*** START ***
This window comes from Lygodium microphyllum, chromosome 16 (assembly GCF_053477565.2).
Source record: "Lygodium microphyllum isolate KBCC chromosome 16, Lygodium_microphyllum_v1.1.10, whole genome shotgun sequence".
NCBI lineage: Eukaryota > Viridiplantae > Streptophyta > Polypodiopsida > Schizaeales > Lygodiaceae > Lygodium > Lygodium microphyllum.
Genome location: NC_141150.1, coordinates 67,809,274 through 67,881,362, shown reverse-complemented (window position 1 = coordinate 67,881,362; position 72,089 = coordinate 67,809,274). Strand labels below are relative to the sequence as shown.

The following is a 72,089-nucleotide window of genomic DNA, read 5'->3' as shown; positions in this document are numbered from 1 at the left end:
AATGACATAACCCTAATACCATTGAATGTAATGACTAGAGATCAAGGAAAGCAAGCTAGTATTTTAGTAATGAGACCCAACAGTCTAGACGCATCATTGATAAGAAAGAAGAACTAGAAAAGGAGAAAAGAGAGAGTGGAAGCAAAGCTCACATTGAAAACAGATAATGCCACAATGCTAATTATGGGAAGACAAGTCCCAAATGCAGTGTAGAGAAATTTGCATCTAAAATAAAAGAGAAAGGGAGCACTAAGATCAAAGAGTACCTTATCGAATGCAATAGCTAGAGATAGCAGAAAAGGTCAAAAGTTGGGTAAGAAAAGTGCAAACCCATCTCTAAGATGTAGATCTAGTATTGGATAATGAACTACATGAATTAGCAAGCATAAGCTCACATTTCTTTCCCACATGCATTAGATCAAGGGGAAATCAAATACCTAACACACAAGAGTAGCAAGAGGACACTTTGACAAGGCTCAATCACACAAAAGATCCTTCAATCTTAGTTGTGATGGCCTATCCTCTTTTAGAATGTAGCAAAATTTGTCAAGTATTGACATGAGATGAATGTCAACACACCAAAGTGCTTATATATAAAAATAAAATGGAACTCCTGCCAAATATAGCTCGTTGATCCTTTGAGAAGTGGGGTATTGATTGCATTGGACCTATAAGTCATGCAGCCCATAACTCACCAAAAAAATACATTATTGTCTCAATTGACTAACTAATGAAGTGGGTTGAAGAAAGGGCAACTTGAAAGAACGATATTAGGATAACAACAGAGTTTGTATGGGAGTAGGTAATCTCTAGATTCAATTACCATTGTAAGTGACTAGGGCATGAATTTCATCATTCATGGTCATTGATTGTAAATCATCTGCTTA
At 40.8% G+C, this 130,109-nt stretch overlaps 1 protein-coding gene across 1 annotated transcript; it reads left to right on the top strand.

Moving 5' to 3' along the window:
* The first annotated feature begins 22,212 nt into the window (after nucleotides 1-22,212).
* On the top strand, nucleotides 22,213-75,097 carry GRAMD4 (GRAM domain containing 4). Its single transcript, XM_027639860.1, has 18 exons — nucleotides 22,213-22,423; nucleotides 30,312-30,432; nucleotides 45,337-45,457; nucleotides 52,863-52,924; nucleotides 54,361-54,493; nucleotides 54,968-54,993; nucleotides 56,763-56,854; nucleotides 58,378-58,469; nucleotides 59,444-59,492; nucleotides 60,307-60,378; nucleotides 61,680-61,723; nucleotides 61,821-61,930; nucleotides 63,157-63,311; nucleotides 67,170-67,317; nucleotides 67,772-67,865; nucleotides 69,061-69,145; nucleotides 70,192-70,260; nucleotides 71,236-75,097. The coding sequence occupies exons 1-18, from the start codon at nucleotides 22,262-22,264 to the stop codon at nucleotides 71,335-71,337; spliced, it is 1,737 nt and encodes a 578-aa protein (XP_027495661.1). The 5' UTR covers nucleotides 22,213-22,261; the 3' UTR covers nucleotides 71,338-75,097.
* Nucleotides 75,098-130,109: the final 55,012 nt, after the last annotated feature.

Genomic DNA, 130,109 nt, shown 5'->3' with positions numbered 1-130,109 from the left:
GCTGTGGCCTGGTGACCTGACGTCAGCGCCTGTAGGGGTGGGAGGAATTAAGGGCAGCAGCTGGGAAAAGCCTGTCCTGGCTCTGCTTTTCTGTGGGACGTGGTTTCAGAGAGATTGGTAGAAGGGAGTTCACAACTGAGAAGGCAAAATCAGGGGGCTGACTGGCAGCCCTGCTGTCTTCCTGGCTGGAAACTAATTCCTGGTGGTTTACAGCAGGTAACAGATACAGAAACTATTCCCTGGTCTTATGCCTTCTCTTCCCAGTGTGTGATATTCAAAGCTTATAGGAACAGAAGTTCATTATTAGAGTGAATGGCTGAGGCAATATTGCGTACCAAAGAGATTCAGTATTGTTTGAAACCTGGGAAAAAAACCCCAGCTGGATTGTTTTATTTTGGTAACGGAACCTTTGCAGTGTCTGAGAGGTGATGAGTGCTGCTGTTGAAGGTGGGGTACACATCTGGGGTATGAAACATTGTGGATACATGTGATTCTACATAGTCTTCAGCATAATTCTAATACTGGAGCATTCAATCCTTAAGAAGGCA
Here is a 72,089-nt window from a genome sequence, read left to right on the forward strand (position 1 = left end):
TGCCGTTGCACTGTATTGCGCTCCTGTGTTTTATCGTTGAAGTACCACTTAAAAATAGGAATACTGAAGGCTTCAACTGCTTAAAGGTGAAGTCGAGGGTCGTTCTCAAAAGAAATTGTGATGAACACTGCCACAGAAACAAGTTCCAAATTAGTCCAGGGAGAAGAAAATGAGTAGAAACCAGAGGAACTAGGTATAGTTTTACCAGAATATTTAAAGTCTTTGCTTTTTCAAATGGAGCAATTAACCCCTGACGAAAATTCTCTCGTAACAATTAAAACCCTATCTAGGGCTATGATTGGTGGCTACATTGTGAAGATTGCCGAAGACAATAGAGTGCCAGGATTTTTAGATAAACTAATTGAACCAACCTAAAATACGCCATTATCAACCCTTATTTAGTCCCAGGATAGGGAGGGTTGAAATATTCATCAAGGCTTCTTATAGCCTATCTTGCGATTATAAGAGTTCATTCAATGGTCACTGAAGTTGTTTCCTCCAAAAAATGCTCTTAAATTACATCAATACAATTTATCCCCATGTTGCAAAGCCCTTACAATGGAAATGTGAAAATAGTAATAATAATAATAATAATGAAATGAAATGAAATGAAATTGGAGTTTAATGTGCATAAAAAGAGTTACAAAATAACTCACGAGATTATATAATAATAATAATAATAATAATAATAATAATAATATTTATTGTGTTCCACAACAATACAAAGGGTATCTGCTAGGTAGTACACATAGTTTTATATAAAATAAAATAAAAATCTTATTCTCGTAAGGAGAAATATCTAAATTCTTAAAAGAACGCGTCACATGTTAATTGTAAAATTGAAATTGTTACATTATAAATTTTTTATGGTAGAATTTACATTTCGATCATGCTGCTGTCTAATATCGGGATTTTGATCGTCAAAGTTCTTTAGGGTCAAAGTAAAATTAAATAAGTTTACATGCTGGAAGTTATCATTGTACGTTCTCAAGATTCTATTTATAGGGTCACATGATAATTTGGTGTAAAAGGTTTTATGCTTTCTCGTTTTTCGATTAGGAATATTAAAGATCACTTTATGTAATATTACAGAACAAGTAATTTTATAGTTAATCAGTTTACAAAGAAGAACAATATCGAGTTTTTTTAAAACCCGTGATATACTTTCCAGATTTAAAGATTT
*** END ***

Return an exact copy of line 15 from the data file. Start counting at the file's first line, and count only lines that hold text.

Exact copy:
TGCCGTTGCACTGTATTGCGCTCCTGTGTTTTATCGTTGAAGTACCACTTAAAAATAGGAATACTGAAGGCTTCAACTGCTTAAAGGTGAAGTCGAGGGTCGTTCTCAAAAGAAATTGTGATGAACACTGCCACAGAAACAAGTTCCAAATTAGTCCAGGGAGAAGAAAATGAGTAGAAACCAGAGGAACTAGGTATAGTTTTACCAGAATATTTAAAGTCTTTGCTTTTTCAAATGGAGCAATTAACCCCTGACGAAAATTCTCTCGTAACAATTAAAACCCTATCTAGGGCTATGATTGGTGGCTACATTGTGAAGATTGCCGAAGACAATAGAGTGCCAGGATTTTTAGATAAACTAATTGAACCAACCTAAAATACGCCATTATCAACCCTTATTTAGTCCCAGGATAGGGAGGGTTGAAATATTCATCAAGGCTTCTTATAGCCTATCTTGCGATTATAAGAGTTCATTCAATGGTCACTGAAGTTGTTTCCTCCAAAAAATGCTCTTAAATTACATCAATACAATTTATCCCCATGTTGCAAAGCCCTTACAATGGAAATGTGAAAATAGTAATAATAATAATAATAATGAAATGAAATGAAATGAAATTGGAGTTTAATGTGCATAAAAAGAGTTACAAAATAACTCACGAGATTATATAATAATAATAATAATAATAATAATAATAATAATATTTATTGTGTTCCACAACAATACAAAGGGTATCTGCTAGGTAGTACACATAGTTTTATATAAAATAAAATAAAAATCTTATTCTCGTAAGGAGAAATATCTAAATTCTTAAAAGAACGCGTCACATGTTAATTGTAAAATTGAAATTGTTACATTATAAATTTTTTATGGTAGAATTTACATTTCGATCATGCTGCTGTCTAATATCGGGATTTTGATCGTCAAAGTTCTTTAGGGTCAAAGTAAAATTAAATAAGTTTACATGCTGGAAGTTATCATTGTACGTTCTCAAGATTCTATTTATAGGGTCACATGATAATTTGGTGTAAAAGGTTTTATGCTTTCTCGTTTTTCGATTAGGAATATTAAAGATCACTTTATGTAATATTACAGAACAAGTAATTTTATAGTTAATCAGTTTACAAAGAAGAACAATATCGAGTTTTTTTAAAACCCGTGATATACTTTCCAGATTTAAAGATTT